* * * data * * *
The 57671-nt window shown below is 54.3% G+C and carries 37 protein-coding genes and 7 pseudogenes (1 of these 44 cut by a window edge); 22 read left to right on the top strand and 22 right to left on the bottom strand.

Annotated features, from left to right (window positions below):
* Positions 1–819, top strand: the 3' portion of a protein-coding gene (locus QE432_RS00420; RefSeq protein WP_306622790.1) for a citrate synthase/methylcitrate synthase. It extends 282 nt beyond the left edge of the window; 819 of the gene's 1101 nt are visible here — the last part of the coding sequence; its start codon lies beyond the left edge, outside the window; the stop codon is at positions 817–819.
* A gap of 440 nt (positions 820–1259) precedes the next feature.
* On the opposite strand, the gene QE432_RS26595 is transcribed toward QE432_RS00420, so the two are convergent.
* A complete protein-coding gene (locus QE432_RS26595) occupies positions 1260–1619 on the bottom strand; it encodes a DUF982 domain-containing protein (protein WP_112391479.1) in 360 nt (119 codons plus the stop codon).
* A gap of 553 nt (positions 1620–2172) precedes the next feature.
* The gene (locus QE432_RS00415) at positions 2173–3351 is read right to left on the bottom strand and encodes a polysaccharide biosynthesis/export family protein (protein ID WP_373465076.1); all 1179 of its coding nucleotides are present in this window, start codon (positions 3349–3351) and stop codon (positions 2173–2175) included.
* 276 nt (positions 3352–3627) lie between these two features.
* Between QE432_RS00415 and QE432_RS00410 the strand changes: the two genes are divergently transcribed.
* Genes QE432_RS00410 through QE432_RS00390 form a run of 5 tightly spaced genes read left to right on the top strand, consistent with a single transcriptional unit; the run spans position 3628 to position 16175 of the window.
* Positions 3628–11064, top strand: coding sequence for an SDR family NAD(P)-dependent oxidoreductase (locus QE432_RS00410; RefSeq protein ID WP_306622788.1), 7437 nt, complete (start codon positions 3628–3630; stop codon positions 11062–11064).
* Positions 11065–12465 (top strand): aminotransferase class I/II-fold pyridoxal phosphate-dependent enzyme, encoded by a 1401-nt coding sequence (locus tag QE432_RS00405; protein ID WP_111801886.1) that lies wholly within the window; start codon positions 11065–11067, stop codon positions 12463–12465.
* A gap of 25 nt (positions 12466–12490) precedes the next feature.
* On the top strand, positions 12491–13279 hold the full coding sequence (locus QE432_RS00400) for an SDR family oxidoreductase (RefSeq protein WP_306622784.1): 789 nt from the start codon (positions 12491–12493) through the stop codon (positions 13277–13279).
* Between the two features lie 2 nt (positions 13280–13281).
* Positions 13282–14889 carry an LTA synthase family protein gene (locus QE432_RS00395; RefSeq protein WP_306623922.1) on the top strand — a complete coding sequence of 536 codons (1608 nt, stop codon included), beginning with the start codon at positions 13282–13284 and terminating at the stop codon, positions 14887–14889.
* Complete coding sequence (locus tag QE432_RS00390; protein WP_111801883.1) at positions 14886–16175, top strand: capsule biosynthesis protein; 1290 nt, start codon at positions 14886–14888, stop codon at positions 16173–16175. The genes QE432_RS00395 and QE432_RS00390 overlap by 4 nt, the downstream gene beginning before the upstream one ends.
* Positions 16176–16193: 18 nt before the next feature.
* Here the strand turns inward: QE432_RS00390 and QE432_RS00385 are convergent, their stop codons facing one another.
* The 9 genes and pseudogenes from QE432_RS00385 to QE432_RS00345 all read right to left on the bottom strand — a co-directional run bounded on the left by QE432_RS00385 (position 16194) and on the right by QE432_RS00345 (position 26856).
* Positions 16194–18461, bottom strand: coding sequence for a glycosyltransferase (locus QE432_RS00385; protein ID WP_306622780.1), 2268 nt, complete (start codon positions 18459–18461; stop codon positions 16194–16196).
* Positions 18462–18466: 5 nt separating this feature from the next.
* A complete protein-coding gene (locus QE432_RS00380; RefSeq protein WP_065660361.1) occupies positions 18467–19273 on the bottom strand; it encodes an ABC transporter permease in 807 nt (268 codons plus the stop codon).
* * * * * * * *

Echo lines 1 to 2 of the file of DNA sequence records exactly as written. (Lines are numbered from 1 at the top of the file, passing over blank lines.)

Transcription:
The 57671-nt window shown below is 54.3% G+C and carries 37 protein-coding genes and 7 pseudogenes (1 of these 44 cut by a window edge); 22 read left to right on the top strand and 22 right to left on the bottom strand.

Annotated features, from left to right (window positions below):